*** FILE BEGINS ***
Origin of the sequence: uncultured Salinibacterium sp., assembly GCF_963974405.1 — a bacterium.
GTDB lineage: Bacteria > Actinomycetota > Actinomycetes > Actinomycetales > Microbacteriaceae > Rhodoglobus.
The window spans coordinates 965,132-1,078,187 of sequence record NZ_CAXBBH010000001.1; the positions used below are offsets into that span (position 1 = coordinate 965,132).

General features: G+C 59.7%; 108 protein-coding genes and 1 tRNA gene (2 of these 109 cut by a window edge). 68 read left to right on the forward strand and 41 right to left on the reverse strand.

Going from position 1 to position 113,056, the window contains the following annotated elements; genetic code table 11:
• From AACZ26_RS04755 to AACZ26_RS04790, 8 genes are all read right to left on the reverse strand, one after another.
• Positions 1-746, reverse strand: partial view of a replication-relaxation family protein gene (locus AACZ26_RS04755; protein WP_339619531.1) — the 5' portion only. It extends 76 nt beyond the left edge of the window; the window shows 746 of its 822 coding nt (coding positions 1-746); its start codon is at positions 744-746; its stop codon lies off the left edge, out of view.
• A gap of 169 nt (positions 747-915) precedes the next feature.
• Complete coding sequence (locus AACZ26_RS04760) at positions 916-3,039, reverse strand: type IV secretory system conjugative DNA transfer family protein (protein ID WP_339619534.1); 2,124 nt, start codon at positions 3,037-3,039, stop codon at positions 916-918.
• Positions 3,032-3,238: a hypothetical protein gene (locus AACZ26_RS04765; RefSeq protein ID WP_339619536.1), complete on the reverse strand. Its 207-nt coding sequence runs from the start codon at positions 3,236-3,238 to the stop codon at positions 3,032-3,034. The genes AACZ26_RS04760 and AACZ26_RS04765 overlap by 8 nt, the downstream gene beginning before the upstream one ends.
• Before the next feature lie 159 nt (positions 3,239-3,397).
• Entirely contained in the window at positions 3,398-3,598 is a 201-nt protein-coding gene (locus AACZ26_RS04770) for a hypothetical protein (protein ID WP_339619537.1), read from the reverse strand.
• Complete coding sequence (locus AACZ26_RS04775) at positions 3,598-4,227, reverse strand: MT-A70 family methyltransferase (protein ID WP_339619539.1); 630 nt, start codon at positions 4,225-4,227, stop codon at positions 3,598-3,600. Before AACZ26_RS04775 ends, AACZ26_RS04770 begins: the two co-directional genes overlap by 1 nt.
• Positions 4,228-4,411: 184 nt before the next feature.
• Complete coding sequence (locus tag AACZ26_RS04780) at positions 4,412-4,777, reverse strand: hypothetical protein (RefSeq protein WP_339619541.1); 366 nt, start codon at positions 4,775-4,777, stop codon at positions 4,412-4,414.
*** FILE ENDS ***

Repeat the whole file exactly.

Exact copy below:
Origin of the sequence: uncultured Salinibacterium sp., assembly GCF_963974405.1 — a bacterium.
GTDB lineage: Bacteria > Actinomycetota > Actinomycetes > Actinomycetales > Microbacteriaceae > Rhodoglobus.
The window spans coordinates 965,132-1,078,187 of sequence record NZ_CAXBBH010000001.1; the positions used below are offsets into that span (position 1 = coordinate 965,132).

General features: G+C 59.7%; 108 protein-coding genes and 1 tRNA gene (2 of these 109 cut by a window edge). 68 read left to right on the forward strand and 41 right to left on the reverse strand.

Going from position 1 to position 113,056, the window contains the following annotated elements; genetic code table 11:
• From AACZ26_RS04755 to AACZ26_RS04790, 8 genes are all read right to left on the reverse strand, one after another.
• Positions 1-746, reverse strand: partial view of a replication-relaxation family protein gene (locus AACZ26_RS04755; protein WP_339619531.1) — the 5' portion only. It extends 76 nt beyond the left edge of the window; the window shows 746 of its 822 coding nt (coding positions 1-746); its start codon is at positions 744-746; its stop codon lies off the left edge, out of view.
• A gap of 169 nt (positions 747-915) precedes the next feature.
• Complete coding sequence (locus AACZ26_RS04760) at positions 916-3,039, reverse strand: type IV secretory system conjugative DNA transfer family protein (protein ID WP_339619534.1); 2,124 nt, start codon at positions 3,037-3,039, stop codon at positions 916-918.
• Positions 3,032-3,238: a hypothetical protein gene (locus AACZ26_RS04765; RefSeq protein ID WP_339619536.1), complete on the reverse strand. Its 207-nt coding sequence runs from the start codon at positions 3,236-3,238 to the stop codon at positions 3,032-3,034. The genes AACZ26_RS04760 and AACZ26_RS04765 overlap by 8 nt, the downstream gene beginning before the upstream one ends.
• Before the next feature lie 159 nt (positions 3,239-3,397).
• Entirely contained in the window at positions 3,398-3,598 is a 201-nt protein-coding gene (locus AACZ26_RS04770) for a hypothetical protein (protein ID WP_339619537.1), read from the reverse strand.
• Complete coding sequence (locus AACZ26_RS04775) at positions 3,598-4,227, reverse strand: MT-A70 family methyltransferase (protein ID WP_339619539.1); 630 nt, start codon at positions 4,225-4,227, stop codon at positions 3,598-3,600. Before AACZ26_RS04775 ends, AACZ26_RS04770 begins: the two co-directional genes overlap by 1 nt.
• Positions 4,228-4,411: 184 nt before the next feature.
• Complete coding sequence (locus tag AACZ26_RS04780) at positions 4,412-4,777, reverse strand: hypothetical protein (RefSeq protein WP_339619541.1); 366 nt, start codon at positions 4,775-4,777, stop codon at positions 4,412-4,414.